The Contents of my Rucksack.

Fortunately my rucksack was a bit more modern than this one.
Fortunately my rucksack was a bit more modern than this one.

Post 7: The full list of items of equipment taken on the Dales Way were:

Clothes

Waterproof jacket

Waterproof over-trousers

Gaiters

Boots with spare laces. They should allow the feet to increase by half a size on a two week walk, quarter of a size on a one week walk

Trainers, also with room for foot expansion

Walking Socks x four pairs. Preferably 1,000 mile blister free socks. When I did the walk they only seemed available through mail order, but they are now in most outdoor shops. Preferably start the walk wearing two pairs (one thicker and one thinner pair) and, as the feet expand and harden, reduce to one pair.

Evening socks x one pair

High-Tech windproof winter top or fleece

High-Tech windproof summer top

Shirt x two

Wickable T-shirt/vest x two

Underpants/boxer shorts x three

Walking outdoor trousers x two/three. One x Winter pair, two x lightweight summer. Do not wear breeches as your long-distance walk cred will reach zero

Body warmer

Gloves

Waterproof breathable hat. Don’t worry if people say it is too small; in an 80 mph gale it will stay on. To keep the rain off your face a ‘Stormin Norman’ style with peak is useful

Balaclava – if walking in highly exposed areas, Spring, Autumn or Winter

Accessories

Washing Kit

Razor – it is important to keep up appearances on a walk.

Small tube of shaving cream

Field towels x two

Concentrated liquid soap – much better than a soggy bar of soap

Small toothbrush and toothpaste – available from the Body Shop. Alternatively break the handle of an ordinary toothbrush in half.

Concentrated shampoo

Travel Wash for washing clothes

Camera – preferably one that fixes to your belt so as to be readily available. Spare battery and charger. Memory Cards.

Films (slides) x 2 for one week, x 4 for two weeks. (*authors update – I went digital in July 2006 and I am sure you will have done so by now!).

Pen/pencil for writing your diary or postcards.

Notebook

Tissues/Handkerchief

Flask x 2 (one for tea and one for soup)

Water bottle x 1 (Platypus in order to drink whilst on the move)

Card with telephone number of next of kin – just in case!

Torch

Compass

Maps and waterproof map holder

Survival bag

Tea bags

Sugar in plastic container

Coffee mate in plastic container

Food bags for food and anything you want to keep dry

Rucksack liner to keep clothes dry

Boot waterproofing, a J-cloth and scraper for cleaning boots

Foam seat. This is the ultimate luxury, very light to carry but guaranteed to keep your buttocks warm and dry when you stop for the highlight of the day, your lunch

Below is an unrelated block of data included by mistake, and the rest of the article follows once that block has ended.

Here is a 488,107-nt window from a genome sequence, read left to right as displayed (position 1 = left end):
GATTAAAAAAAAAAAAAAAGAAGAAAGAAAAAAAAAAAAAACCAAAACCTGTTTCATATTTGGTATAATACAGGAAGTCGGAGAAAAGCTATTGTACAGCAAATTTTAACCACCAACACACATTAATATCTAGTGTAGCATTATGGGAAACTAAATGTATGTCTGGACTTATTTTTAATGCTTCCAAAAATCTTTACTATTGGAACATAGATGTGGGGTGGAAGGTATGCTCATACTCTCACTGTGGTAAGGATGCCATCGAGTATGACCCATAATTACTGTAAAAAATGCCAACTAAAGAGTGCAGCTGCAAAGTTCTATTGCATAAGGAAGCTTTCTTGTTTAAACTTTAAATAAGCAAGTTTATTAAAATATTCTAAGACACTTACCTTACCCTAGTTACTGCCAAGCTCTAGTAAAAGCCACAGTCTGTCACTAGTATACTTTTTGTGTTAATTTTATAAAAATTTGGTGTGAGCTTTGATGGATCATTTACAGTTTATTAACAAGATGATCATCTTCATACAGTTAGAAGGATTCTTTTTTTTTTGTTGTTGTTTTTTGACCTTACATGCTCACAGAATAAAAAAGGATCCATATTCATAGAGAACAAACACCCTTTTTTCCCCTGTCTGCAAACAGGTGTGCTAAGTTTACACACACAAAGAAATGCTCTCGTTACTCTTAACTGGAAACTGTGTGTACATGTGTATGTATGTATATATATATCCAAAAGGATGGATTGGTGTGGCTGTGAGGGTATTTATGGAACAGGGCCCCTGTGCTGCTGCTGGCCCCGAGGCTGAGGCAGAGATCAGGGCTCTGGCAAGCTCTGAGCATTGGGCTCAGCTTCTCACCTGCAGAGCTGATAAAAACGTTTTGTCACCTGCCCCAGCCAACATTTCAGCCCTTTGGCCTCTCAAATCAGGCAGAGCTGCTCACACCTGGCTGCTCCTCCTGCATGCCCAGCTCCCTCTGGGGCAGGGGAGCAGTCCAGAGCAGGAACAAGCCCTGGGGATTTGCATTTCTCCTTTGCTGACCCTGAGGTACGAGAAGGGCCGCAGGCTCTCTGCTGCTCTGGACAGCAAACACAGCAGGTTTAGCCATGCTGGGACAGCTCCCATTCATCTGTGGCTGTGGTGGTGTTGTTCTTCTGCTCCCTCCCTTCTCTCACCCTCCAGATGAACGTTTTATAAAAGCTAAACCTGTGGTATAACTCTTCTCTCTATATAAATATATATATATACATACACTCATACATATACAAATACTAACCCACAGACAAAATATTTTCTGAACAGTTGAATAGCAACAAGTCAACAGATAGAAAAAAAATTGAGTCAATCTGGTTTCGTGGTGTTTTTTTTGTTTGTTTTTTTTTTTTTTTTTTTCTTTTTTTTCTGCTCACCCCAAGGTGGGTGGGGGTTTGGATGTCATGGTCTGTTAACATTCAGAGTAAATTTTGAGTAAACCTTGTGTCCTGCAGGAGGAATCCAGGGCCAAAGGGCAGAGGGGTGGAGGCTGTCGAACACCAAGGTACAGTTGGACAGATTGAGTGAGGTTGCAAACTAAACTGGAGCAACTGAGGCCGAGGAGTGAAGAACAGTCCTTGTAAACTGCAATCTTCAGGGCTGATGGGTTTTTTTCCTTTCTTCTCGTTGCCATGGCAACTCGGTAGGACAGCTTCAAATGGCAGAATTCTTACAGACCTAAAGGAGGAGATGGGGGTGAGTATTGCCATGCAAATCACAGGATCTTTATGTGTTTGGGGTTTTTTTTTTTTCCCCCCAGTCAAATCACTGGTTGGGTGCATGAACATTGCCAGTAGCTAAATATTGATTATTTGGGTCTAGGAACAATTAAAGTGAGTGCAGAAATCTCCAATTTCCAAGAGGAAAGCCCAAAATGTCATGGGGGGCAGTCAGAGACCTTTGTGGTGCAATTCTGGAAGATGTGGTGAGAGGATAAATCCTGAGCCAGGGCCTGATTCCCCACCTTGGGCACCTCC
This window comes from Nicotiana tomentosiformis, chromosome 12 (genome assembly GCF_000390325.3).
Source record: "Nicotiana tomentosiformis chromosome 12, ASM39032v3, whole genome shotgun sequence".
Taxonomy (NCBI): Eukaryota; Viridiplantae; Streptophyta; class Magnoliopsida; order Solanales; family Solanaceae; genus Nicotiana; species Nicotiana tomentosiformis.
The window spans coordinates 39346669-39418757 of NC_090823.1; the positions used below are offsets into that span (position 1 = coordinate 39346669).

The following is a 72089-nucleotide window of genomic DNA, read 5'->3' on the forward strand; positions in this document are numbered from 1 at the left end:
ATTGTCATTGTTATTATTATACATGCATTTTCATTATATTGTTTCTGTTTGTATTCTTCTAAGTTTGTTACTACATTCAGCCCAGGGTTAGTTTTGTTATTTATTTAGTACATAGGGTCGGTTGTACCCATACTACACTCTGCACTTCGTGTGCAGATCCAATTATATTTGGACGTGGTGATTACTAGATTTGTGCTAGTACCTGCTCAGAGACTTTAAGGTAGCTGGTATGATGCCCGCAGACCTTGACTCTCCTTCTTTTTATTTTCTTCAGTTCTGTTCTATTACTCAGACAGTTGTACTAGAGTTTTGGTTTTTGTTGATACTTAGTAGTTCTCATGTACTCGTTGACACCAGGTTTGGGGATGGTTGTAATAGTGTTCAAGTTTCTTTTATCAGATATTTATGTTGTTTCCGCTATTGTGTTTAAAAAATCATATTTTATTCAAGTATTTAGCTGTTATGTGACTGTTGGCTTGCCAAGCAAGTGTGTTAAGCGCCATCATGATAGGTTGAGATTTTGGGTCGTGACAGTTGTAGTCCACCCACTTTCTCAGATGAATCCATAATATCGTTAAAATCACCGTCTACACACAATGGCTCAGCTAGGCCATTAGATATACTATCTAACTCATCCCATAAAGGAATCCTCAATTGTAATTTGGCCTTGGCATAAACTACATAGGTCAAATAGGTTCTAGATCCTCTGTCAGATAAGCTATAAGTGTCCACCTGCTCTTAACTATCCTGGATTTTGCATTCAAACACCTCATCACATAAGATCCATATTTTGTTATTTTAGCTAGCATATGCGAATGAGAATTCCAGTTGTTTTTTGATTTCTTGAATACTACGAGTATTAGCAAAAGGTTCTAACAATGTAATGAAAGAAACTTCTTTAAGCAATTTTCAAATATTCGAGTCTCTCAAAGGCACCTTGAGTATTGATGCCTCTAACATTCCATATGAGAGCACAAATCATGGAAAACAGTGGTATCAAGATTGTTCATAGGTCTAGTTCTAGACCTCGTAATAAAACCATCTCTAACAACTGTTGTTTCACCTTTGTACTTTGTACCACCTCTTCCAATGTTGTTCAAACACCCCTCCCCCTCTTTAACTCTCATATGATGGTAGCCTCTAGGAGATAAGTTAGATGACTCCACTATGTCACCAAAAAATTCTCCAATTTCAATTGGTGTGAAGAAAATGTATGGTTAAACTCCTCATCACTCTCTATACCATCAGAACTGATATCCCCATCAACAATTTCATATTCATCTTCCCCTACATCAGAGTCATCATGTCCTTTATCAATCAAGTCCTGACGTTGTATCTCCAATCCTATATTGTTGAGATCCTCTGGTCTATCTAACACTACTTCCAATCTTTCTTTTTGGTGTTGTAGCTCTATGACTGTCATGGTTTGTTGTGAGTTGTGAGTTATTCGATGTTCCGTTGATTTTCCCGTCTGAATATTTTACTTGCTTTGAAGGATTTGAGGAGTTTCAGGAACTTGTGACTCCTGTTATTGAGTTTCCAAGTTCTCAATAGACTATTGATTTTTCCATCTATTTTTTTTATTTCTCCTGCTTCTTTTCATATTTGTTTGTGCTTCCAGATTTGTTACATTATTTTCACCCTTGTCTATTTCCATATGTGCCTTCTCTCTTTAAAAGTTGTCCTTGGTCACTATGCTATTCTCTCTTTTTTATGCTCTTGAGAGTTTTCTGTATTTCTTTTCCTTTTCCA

Sewing kit – just a small emergency one

Change for coin box telephone (pre-mobile phones) / now replaced by a mobile phone and charger.

Emergency Rations

Chocolate/ Mars bar

Muesli bars/Tracker bars

Dried apricots/nuts

Toilet paper

With the above equipment it should be possible to walk for up to 200 miles between the middle of March and the middle of November, keeping the weight down to an acceptable 30lbs and at the same time enjoying the walk in comfort. With modern clothing you can keep warm and dry without carrying too much weight. My philosophy on walking is to be as comfortable as possible so that the scenery can be fully enjoyed. In recent years outdoor clothing has led many fashions and now, when going around town, it is impossible to tell the outdoor types from the fashion followers. However, you do not need an expensive waterproof jacket to walk round town; save it for when you are on the hills when its qualities will be fully utilised. My teenage children would never accept that much modern fashionable clothing developed from high-tech outdoors clothing. Even ‘bobble’ hats, first worn by walkers, briefly came into fashion amongst their age group! Apart from a waterproof jacket and over-trousers, a hat is the most important clothing as some thirty per cent of heat is lost through the head. Although hats are not a very fashionable item in the High Street, they are essential on the fells. It is a little unfortunate that many outdoor hats are designed with a big air space in the top, which makes you look as though you are walking around with the Empire State building perched on your head.

Even the punk star, Sid Vicious, couldn’t compete with serious walkers in the number of zips he wore. On one occasion, to pass time in the pub, I counted thirty-three zips on my clothing. Most specialist walking clothing has zips in order not to lose all the essentials. Therefore, you can end up like a mobile zip factory. However, I have yet to meet a walker who has a safety pin or ring through his nose, lips or ear; they are better used for a temporary repair job on your trousers or for bandaging a wound.

As I would supply and carry the maps and guide-book for the walk, Gary was asked to supply the First Aid kit, to include blister kits, Radian B, and Witch Doctor. The last three items cover most of the common ailments encountered on a long-distance walk, in fact Witch Doctor seems to sooth and treat nearly everything, chaffing, skin irritation, itching, insect bites, sunburn, minor burns, bruises, grazes, blemishes, infection, swelling, spots, although not a hang-over.

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